“So far I haven't heard of any imams preaching a similar message about the victims of the tsunami. And I suspect I won’t – primarily because many, if not most, of the victims are Muslims. I feel confident of this because I’ve noticed the tendency of imams – and I suspect preachers of all faiths – to cite the wrath of God when they’re talking about other people’s flaws. For example, after the Sept. 11 terrorist attacks, Jerry Falwell suggested that God allowed the attacks as a warning to the nation because of its “moral decay” and said Americans should have an attitude of repentance before God. He specifically listed the ACLU, abortionists, feminists, gays, and the People For the American Way as sharing in the blame.”
(Dr. Hassaballa went on to say) “This attitude deeply angers me. To say that terrorist attacks are a divine “warning,” or that a hurricane in Florida is God’s “revenge” for the U.S. invasion of Iraq or “punishment” for the sinners of Florida is simply callous.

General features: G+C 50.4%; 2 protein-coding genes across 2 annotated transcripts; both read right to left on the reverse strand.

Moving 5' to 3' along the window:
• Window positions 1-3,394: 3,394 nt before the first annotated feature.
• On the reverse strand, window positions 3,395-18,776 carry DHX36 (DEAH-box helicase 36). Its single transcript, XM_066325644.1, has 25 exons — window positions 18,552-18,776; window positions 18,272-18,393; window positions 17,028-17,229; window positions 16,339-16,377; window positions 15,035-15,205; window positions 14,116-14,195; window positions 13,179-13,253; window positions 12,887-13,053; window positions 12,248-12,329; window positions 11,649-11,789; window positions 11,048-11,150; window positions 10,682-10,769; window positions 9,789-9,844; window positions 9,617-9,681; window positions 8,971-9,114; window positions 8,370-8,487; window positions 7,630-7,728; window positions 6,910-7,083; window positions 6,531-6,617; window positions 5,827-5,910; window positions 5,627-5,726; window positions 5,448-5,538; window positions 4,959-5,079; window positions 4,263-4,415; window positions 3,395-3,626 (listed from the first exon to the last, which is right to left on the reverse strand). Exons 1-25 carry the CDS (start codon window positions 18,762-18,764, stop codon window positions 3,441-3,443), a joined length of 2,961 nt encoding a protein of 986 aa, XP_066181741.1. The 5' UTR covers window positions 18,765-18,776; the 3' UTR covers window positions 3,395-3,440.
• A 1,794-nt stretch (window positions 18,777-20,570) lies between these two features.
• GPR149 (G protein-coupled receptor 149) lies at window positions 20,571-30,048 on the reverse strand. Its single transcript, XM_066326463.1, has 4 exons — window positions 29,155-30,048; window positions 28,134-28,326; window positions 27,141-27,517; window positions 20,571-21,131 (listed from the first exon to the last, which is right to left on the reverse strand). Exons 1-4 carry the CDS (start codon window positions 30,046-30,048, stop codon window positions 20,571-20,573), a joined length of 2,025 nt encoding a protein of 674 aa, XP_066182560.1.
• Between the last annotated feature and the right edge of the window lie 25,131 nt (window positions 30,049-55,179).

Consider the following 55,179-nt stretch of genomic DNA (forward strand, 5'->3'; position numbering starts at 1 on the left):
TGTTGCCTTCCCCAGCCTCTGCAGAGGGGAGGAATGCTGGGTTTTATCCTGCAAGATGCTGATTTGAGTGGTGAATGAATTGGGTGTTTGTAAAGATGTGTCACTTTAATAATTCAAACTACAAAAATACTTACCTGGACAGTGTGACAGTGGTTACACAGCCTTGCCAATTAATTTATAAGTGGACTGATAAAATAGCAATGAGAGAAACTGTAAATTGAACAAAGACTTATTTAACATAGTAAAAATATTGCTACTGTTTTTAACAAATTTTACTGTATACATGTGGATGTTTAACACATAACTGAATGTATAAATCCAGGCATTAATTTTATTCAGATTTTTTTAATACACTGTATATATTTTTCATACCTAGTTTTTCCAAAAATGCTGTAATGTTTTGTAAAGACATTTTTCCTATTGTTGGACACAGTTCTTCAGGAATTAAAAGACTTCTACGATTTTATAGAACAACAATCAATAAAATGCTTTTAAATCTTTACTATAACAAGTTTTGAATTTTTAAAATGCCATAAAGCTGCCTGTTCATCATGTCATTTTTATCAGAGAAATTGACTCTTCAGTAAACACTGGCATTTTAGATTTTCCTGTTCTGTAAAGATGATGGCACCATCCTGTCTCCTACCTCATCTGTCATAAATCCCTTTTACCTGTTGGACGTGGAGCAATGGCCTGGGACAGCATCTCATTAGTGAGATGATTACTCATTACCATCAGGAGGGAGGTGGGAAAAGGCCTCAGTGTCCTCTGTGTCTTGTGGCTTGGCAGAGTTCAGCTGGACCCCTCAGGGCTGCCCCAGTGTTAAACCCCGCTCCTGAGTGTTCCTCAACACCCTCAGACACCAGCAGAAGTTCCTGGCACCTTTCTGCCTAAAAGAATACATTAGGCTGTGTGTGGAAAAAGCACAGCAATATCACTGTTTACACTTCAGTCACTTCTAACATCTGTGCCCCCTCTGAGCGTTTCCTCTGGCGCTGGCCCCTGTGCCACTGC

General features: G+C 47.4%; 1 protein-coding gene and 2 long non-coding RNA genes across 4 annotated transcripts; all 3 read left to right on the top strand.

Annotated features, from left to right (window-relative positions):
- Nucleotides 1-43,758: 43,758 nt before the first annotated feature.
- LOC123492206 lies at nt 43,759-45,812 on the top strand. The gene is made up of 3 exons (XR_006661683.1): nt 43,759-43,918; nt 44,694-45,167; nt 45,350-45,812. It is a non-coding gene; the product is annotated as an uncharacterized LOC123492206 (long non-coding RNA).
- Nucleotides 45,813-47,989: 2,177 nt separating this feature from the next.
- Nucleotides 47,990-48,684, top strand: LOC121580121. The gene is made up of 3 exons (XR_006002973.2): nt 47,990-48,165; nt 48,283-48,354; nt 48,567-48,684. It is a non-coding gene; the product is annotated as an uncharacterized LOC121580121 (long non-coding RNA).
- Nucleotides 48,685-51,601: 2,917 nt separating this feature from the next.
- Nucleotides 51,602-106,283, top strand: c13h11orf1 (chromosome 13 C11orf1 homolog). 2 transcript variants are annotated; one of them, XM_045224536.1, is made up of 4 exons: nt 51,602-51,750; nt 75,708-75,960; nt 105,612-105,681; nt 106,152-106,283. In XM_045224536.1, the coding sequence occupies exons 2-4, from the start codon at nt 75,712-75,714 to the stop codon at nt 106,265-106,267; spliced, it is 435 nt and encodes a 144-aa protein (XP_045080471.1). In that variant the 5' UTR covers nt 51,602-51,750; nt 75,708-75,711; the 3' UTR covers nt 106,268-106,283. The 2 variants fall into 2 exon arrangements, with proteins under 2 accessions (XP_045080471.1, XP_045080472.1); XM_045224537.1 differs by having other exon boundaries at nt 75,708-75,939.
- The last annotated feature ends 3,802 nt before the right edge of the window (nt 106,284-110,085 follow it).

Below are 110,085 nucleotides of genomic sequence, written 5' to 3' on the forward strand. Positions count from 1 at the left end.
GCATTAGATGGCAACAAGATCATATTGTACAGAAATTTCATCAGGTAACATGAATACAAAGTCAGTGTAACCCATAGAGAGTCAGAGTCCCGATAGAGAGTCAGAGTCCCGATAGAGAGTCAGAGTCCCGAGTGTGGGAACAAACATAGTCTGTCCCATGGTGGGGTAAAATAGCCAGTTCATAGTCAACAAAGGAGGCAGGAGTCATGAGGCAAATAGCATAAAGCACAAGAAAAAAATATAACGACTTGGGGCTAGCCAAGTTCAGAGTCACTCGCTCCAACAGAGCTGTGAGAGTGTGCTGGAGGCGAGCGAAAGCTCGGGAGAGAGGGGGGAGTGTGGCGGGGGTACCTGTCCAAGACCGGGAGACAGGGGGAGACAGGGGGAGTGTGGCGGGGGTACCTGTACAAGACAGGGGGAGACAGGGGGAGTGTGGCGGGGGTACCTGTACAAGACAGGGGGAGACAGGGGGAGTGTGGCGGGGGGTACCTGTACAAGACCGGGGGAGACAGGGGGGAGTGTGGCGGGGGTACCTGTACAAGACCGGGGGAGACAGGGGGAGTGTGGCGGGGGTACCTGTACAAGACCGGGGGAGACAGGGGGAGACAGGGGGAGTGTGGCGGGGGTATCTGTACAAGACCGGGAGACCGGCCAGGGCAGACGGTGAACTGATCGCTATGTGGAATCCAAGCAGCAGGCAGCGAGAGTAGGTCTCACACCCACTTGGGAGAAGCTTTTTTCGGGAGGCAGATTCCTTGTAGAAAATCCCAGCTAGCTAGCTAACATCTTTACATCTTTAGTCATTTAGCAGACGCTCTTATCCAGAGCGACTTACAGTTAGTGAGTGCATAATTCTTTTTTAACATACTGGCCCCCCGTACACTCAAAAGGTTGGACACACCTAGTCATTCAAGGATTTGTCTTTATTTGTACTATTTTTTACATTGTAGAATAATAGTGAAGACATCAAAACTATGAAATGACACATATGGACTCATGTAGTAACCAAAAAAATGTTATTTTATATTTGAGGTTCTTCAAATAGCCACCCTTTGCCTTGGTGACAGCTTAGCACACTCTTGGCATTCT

I want to ask the imams: Is it the “wrath of God” only when non-Muslims are victimized? I don’t get satisfactory answers to questions like this during a typical sermon. And I disagree with them (and clergy of other faith of this ilk) because their approach strips us of compassion for the suffering of other human beings – which is completely contrary to the principles of Islam.”
…and of Christianity, as we know. Dr. Hassaballa went on,
“No doubt, both the Bible and the Qur’an are full of stories documenting how the rebelliousness of a people caused their destruction. We should heed the lessons of those stories, but we should never let ourselves become heartless. Just because God destroyed Sodom and Gomorrah for their iniquities does not mean we should have no compassion for the victims of a Florida hurricane – or of an Asian tsunami.”
Is it only God’s vindictive justice when people unlike ourselves suffer? A hurricane or earthquake or Pacific Northwest mudslide, which takes the lives of a handful or a hundred thousand people of any faith is equally tragic, because each of those who suffer and die are people made in the image of God.